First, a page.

Top positive review
31 people found this helpful
on 6 May 2014
For starters, IQ need a good slap on the wrist for leaving it five years between studio albums. That being said, the band have occupied themselves by releasing remastered anniversary box sets of their first two albums ('Tales From The Lush Attic' and 'The Wake') with accompanying gigs as well as taking 1997's 'Subterranea' back out on the road with a new bells and whistles show in addition to writing and recording a new album, so it's not as though they've been idle.
Much has been said about the three changes in band line-up, but when you consider that four-fifths of the group on this new album (Peter Nicholls, Mike Holmes, Tim Esau and Paul Cook) made up the original IQ, there's nothing really to be worried about here.
As for the album itself, 'The Road Of Bones' has been well worth the wait. Darker and harder in tone to most of their other albums, with a more sombre, reflective lyrical approach, this album is everything that progressive rock should be about in 2014. Like most IQ albums, it's also a production marvel; guitarist Mike Holmes has delivered yet another terrific sounding record.
Opening track 'From The Outside In' is typical IQ territory. A lively, rocky workout with crunching guitars, swirling keyboards and a thumping rhythm section. We're off to a good start.
The title track was previewed on YouTube some time ago and was a perfect tongue-wetter for this record. A dark, brooding, cinematic tale taken from the point of view of a serial killer in a US Mid-Western town, whose killing spree has gripped the area in fear, it's arguably one of the most absorbing pieces of music that IQ have ever written. It's progressive rock at it's most sophisticated, with a perfect balance of atmosphere and power and a spot on vocal display from Peter Nicholls, whose lyrics are quite chilling on this track.
'Within These Walls' shows the band moving into epic territory with a nineteen minute juggernaut that raises the bar of technical proficiency up a notch with some outstanding playing, particularly from new keyboardist Neil Durant, whose mixture of old mellotron/moog sounds and modern synths are a pleasure to listen to.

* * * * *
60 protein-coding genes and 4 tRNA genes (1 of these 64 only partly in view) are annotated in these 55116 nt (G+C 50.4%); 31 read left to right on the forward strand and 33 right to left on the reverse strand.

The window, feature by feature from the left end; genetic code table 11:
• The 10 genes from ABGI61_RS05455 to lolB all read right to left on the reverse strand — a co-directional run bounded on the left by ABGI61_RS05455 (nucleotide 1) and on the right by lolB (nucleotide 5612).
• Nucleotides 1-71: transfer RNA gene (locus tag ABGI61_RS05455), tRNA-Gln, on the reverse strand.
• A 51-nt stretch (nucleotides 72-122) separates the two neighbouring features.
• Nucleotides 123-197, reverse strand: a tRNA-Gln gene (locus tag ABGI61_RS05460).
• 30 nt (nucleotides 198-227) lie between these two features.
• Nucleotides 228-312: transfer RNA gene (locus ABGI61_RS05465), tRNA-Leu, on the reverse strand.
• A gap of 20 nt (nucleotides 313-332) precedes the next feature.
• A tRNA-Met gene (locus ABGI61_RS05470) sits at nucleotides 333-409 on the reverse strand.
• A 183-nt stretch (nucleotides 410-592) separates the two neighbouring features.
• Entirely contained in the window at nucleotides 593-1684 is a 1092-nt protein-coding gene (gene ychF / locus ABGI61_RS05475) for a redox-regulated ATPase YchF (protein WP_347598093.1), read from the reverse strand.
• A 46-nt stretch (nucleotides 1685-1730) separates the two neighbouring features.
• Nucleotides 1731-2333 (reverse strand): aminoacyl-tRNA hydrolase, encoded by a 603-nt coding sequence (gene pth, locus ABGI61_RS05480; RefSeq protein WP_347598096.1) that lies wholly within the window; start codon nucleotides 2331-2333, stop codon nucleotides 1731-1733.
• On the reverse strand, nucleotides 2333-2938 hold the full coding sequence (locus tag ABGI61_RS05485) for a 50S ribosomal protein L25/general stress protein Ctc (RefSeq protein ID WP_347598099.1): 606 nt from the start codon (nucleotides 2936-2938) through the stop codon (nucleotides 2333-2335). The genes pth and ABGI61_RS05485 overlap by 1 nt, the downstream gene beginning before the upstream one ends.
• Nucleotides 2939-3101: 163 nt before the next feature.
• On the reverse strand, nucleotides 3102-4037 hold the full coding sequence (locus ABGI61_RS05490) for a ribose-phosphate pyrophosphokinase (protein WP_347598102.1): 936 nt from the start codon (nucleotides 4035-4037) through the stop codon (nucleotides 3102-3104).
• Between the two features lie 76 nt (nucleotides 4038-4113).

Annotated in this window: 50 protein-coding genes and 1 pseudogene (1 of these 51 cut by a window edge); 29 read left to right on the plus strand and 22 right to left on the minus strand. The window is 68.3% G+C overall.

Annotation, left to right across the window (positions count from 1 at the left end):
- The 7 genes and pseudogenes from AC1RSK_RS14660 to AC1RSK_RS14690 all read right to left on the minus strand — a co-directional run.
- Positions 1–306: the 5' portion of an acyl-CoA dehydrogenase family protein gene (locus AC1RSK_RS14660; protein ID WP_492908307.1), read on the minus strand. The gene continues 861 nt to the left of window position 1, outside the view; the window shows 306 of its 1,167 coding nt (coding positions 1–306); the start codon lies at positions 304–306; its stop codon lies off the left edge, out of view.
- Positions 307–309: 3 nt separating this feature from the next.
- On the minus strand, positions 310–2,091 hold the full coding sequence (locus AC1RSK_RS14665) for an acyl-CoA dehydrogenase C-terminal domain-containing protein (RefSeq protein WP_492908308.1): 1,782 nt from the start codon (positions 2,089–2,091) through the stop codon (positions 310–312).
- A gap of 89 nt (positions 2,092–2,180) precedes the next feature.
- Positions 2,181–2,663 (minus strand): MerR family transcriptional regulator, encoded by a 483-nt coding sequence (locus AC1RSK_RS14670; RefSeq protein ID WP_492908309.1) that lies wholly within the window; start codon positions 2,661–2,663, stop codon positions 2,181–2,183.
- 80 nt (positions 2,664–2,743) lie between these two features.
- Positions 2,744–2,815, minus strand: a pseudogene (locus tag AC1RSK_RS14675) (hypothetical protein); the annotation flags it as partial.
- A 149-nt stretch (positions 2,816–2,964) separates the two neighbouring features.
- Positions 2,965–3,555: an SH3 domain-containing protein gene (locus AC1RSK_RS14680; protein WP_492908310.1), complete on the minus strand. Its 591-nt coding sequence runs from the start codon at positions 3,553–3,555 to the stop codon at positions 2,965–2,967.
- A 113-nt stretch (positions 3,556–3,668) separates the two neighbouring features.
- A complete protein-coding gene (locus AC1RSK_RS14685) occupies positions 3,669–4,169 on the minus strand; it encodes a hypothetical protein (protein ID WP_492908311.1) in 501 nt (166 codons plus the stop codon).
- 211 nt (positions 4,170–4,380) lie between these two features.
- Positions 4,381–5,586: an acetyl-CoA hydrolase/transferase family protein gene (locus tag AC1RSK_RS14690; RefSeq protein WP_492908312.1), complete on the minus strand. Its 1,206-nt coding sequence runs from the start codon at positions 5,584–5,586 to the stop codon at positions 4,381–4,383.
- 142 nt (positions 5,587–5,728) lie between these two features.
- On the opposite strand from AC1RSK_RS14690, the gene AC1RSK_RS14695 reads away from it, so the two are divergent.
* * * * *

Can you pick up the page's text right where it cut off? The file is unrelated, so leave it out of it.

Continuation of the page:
'Ocean', which follows, shows that IQ have a good ear for a ballad. Beautifully sung once again by Nicholls and with one of the most complex time signatures I've heard in a while, it's the most accessible track on offer.
Closing track, 'Until The End' is another widescreen piece with a cinematic edge that shows the band loosening up a touch and letting the song go where it needs to go, irrespective of length. The low-key acoustic guitar/piano closing section ends the album perfectly.
If you've any sense, you'll grab a copy of the two-disc version of this album, which like Marillion's 'Happiness Is The Road' from 2008, features a collection of songs that didn't fit the mood and tone of the 'main album'. Like the extra songs on that record, there's nothing dispensable about these tracks and disc two could quite easily stand alone as a good IQ album in it's own right.
'Knucklehead' has a Dream Theater vibe to it, whilst '1312 Overture' is an entertaining instrumental romp. 'Fall And Rise' and 'Ten Million Demons' in particular, are surprisingly accessible and one hopes that the band will dip into this second disc during the live shows to promote the album.
It's always been a mystery to me that IQ have never moved on from 'cult status' and enjoyed major success. Apart from a brace of passable, yet slightly more commercially sounding records in the late 1980s that side-stepped the band's natural evolution, IQ have recorded arguably some of the finest progressive rock albums of the last thirty-plus years and I would urge any prog fan to explore their back catalogue if they haven't already done so. It'd be time and money well spent.
'The Road Of Bones' is another vital, top class entry in the IQ cannon and will certainly be a contender for prog rock album of 2014 by the time the year is out. You'd be mad to miss this one.